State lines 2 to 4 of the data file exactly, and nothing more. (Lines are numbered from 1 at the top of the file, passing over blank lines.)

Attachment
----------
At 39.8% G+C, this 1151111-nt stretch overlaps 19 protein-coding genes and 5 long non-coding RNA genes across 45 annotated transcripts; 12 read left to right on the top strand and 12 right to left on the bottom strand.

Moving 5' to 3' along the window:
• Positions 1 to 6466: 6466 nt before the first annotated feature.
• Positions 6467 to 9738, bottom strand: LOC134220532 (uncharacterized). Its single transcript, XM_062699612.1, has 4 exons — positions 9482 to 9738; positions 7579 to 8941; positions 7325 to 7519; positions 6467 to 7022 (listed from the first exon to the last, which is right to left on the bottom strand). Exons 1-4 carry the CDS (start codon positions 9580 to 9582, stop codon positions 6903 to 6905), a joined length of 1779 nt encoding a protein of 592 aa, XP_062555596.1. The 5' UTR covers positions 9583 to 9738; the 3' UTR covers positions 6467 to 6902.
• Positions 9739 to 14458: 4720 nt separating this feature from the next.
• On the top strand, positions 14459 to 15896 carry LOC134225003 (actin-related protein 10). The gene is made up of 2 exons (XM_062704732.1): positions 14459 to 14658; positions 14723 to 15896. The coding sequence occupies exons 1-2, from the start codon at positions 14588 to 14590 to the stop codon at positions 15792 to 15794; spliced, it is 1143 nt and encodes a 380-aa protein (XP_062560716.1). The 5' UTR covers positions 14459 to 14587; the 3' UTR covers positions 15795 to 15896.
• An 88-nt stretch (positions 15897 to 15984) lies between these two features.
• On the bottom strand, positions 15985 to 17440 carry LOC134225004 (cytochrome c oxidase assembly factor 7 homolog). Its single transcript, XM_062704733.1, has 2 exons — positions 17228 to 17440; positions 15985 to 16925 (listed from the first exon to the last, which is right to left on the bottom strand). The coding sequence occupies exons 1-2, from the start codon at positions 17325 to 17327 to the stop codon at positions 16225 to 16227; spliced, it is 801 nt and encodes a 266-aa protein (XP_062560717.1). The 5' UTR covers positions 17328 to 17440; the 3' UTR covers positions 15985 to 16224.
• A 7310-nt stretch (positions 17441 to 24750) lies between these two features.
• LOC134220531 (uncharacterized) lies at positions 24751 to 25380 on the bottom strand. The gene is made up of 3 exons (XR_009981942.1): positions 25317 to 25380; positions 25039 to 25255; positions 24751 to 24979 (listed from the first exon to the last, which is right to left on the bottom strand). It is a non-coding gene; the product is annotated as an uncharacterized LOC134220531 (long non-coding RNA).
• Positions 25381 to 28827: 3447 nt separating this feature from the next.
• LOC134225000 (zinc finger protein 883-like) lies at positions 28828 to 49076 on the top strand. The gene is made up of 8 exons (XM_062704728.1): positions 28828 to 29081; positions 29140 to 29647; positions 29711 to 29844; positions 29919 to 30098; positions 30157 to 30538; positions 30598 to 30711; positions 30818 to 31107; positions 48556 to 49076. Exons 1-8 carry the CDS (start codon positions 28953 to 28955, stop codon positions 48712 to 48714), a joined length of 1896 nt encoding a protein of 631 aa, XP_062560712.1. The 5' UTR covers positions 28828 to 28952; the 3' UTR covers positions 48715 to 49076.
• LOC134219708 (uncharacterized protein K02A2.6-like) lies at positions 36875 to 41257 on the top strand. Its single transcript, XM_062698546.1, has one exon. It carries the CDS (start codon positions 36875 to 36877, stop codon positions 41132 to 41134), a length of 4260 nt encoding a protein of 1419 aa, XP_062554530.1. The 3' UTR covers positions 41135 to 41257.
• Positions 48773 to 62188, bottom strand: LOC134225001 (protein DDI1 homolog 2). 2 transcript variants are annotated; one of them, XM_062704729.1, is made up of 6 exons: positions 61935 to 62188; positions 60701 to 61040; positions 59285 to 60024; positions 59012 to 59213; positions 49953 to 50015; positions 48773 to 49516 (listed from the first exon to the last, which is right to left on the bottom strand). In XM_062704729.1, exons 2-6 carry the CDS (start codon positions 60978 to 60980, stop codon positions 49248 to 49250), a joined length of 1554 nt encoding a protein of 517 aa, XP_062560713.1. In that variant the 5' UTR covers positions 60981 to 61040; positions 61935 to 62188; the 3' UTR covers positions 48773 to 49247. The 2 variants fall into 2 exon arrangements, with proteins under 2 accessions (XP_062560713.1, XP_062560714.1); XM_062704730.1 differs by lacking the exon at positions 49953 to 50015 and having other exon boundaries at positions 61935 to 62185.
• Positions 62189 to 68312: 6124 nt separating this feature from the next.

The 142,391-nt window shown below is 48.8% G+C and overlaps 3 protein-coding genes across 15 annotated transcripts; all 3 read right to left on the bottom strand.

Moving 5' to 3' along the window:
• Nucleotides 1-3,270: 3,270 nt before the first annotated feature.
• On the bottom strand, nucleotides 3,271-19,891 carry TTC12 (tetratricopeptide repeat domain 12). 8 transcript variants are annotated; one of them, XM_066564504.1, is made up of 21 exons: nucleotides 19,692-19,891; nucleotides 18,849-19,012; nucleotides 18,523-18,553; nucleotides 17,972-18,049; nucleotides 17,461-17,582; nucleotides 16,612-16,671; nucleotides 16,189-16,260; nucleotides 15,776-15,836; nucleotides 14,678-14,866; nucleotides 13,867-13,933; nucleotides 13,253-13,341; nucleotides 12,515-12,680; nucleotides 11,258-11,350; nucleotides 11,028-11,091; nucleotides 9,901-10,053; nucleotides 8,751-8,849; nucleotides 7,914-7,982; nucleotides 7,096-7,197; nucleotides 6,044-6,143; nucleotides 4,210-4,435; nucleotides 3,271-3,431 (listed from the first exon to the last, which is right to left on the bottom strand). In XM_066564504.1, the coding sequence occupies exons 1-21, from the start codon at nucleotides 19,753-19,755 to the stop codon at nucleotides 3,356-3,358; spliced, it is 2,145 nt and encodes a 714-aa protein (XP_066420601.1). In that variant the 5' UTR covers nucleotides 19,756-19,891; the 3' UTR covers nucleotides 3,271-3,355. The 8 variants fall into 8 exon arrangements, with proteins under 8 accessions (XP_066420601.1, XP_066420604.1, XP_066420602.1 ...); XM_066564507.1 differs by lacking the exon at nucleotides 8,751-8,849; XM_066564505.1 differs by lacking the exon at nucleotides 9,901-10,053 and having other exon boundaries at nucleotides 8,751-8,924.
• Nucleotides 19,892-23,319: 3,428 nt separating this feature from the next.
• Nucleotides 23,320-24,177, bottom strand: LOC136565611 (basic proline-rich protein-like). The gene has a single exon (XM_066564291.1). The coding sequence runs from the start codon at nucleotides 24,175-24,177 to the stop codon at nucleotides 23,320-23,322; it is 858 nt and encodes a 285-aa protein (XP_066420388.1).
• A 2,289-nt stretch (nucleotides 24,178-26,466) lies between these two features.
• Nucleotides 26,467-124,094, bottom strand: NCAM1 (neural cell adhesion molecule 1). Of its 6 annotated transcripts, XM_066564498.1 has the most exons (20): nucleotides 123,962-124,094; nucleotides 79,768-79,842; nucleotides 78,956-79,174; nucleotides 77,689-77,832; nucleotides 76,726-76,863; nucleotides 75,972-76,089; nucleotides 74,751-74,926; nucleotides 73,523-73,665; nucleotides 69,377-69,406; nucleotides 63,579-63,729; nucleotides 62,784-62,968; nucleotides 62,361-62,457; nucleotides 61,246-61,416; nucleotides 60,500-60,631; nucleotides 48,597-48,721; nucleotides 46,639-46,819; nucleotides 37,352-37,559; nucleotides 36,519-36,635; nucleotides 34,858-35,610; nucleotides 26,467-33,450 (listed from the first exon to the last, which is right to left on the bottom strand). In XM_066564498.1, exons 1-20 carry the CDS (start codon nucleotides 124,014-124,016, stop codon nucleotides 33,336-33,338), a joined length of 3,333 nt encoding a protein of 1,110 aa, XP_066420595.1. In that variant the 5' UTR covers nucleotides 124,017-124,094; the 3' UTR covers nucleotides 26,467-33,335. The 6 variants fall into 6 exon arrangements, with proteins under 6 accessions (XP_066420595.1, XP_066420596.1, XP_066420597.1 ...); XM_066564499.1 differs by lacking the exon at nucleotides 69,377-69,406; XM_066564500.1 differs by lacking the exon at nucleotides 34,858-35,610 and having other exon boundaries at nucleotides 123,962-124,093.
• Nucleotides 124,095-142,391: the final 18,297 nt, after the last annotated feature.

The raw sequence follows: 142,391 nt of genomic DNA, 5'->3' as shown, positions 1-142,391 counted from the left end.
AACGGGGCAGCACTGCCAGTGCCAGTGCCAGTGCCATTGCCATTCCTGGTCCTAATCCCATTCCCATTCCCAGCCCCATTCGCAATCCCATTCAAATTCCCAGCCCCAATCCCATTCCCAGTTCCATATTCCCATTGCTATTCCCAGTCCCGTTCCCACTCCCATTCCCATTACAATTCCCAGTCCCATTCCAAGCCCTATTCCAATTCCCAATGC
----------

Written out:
Moving 5' to 3' along the window:
• Positions 1 to 6466: 6466 nt before the first annotated feature.
• Positions 6467 to 9738, bottom strand: LOC134220532 (uncharacterized). Its single transcript, XM_062699612.1, has 4 exons — positions 9482 to 9738; positions 7579 to 8941; positions 7325 to 7519; positions 6467 to 7022 (listed from the first exon to the last, which is right to left on the bottom strand). Exons 1-4 carry the CDS (start codon positions 9580 to 9582, stop codon positions 6903 to 6905), a joined length of 1779 nt encoding a protein of 592 aa, XP_062555596.1. The 5' UTR covers positions 9583 to 9738; the 3' UTR covers positions 6467 to 6902.